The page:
One of the key advantages of living in the United States was cheap gasoline and the joy of driving. But it seems that it will soon become a luxury of the past. Gas prices are going through the roof, and we are all suffering. The trouble is, the fundamental requirement to live in the suburbs is to be able to drive a car. We do not have a rickshaw stand nearby where we can walk to and hop into a human driven (absolutely green) vehicle and merrily coast to the local grocery store. It will be a major human rights issue if someone even dreams of such an entrepreneurial venture. Hence we have no other option other than trying to save on gasoline costs. This sort of motivated me to do some research on the web and I have come up with some interesting gas saving tips that are not always obvious. I hope you find them useful. They are not necessary in any specific order or category. If you have any such tips, please share them with us all.
1. Drive fewer cars: In this country, our freedom has taken us to the extremes. We all need to drive our own gas guzzlers. However, with a little compromise, we may be able to share rides. I participate in a carpool myself and that saves me quite a bit (for 82 miles of round trip commute every day). Sometimes, within a family, husband and wife use separate cars to the same destination since they cannot compromise on a schedule. “Can’t we all get along” and save some gas (think money)?
2. If you are an aggressive driver and have the sudden urges to beat everybody on the road to dust, chances are that your gas bills are quite astronomical. Avoid flooring the gas pedal that often. Take the long view of the road and brake slow and easy. Tests conducted by Edmunds have shown an average of 31% savings by following this tip alone. If you slowed your 0-to-60-mph acceleration time down from your current 10 seconds to a more normal pace of 15 seconds, you’ll feel the savings immediately.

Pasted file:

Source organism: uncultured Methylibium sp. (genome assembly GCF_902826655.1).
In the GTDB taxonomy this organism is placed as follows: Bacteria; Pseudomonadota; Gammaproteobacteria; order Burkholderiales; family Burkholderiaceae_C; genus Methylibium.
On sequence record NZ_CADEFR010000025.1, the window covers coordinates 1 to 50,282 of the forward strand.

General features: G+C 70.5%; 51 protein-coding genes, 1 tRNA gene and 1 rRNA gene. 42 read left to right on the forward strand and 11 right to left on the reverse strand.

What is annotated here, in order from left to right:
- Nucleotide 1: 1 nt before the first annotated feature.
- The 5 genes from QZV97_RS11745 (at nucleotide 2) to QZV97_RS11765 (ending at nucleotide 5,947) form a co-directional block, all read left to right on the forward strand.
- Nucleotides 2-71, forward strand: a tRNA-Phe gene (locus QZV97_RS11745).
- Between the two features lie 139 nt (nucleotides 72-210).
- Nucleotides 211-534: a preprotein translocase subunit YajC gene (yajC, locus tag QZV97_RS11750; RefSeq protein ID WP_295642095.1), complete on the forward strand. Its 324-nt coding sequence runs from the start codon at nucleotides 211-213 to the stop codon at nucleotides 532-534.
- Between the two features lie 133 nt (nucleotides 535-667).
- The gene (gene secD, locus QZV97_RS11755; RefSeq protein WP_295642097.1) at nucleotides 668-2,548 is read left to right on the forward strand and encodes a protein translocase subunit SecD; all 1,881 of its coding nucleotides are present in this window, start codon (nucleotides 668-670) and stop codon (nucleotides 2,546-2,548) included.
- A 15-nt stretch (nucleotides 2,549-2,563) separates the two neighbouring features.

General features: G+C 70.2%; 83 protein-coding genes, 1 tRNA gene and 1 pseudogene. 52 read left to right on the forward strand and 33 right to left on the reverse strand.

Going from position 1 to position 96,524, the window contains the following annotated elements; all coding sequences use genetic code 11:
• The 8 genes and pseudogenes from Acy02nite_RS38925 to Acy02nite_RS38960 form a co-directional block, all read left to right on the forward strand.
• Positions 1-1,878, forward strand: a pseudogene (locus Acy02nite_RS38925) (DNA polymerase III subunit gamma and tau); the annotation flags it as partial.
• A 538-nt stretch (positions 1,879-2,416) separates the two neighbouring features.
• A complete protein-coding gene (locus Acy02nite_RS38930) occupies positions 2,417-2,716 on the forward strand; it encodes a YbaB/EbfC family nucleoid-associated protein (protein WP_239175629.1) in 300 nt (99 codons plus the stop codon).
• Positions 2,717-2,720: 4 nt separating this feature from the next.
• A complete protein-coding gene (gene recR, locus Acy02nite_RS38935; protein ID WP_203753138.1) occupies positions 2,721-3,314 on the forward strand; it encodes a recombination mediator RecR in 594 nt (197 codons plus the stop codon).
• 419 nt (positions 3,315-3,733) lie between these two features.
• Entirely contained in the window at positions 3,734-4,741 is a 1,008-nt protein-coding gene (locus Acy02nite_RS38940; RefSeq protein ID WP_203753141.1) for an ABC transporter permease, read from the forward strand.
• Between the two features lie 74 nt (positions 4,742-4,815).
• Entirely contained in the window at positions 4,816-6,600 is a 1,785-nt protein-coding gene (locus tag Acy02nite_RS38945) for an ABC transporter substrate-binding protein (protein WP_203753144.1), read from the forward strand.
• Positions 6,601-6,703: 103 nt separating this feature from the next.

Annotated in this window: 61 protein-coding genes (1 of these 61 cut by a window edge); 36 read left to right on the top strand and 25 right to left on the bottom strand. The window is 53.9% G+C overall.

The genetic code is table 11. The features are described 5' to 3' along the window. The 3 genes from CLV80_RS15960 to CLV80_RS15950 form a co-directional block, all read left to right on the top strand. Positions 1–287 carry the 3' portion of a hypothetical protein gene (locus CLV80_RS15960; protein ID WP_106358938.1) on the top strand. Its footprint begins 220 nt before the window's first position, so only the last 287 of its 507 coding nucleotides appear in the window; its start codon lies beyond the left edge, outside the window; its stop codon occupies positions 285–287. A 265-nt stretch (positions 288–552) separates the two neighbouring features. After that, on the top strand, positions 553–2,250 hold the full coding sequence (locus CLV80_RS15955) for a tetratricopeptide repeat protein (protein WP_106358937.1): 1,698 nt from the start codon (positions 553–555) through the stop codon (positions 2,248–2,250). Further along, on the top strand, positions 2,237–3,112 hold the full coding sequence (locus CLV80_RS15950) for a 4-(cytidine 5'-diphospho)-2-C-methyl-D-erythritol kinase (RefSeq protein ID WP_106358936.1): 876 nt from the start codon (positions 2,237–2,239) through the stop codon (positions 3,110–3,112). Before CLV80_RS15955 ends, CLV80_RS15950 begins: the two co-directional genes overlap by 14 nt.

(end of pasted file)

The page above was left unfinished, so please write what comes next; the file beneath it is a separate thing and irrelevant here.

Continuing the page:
3. Edmunds website also suggests that slowing down your speed (from 75-90mph to 60-65mph) on highways can save you 12% on the average. 55mph is still the most economical speed limit.
4. It has been a common belief that turning off the air conditioner saves gas. It turns out that is not the case, as per Edmunds’ tests. Apparently the modern day climate control systems of cars are highly efficient and do not consume any alarming amount of extra gas. So, stay cool in your slightly longer rides.
5. Use cruise control whenever possible. Tests suggest that you may save up to 14 percent with an average savings of 7%.
6. Do not idle excessively; it can save up to 19%. The recommendation is that if your stop is over a minute, turn off the engine.
7. Avoid long warm-up periods; 30 seconds should be enough even on cold mornings.
8. Buy gasoline during coolest time of day – early morning or late evening is best. During these times gasoline is densest. Gas pumps measure volumes of gasoline, not densities of fuel concentration. You are charged according to “volume of measurement”.
9. Carefully choose your brand, better quality gas gives better mileage. It is not necessary to use higher octane gas unless your car manual specifically asks for it. After filling up, be sure the gas cap clicks 3 times. Improperly seated gas caps allow 147 million gallons of fuel to vaporize every year in the U.S.
6. Finally, buy gasoline from the station offering the lowest price. Several websites now offers gas prices of gas stations in your local area. One such website is http://www.automotive.com/gas-prices.